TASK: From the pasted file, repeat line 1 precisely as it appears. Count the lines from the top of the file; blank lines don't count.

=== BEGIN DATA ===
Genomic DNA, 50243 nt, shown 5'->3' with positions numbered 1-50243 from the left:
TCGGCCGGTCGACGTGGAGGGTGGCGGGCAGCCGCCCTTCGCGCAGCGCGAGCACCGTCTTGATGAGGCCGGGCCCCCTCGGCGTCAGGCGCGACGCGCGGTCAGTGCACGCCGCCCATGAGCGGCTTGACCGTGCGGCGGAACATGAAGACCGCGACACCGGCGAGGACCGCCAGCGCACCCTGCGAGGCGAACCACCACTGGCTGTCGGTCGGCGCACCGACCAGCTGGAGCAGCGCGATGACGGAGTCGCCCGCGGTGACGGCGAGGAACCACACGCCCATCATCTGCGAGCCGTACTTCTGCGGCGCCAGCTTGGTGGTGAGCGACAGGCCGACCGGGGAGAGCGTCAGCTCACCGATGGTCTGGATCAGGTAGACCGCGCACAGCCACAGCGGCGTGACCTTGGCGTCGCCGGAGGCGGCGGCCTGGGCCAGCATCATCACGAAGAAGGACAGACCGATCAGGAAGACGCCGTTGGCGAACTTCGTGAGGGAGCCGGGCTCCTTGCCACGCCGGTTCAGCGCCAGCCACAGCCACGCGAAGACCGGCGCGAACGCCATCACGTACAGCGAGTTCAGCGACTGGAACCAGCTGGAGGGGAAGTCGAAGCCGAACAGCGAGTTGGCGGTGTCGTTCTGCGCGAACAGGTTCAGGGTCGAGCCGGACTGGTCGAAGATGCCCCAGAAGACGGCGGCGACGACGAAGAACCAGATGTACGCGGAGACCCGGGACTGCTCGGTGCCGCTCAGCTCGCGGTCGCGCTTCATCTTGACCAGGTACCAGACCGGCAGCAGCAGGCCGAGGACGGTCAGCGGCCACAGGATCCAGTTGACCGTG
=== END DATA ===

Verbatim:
Genomic DNA, 50243 nt, shown 5'->3' with positions numbered 1-50243 from the left: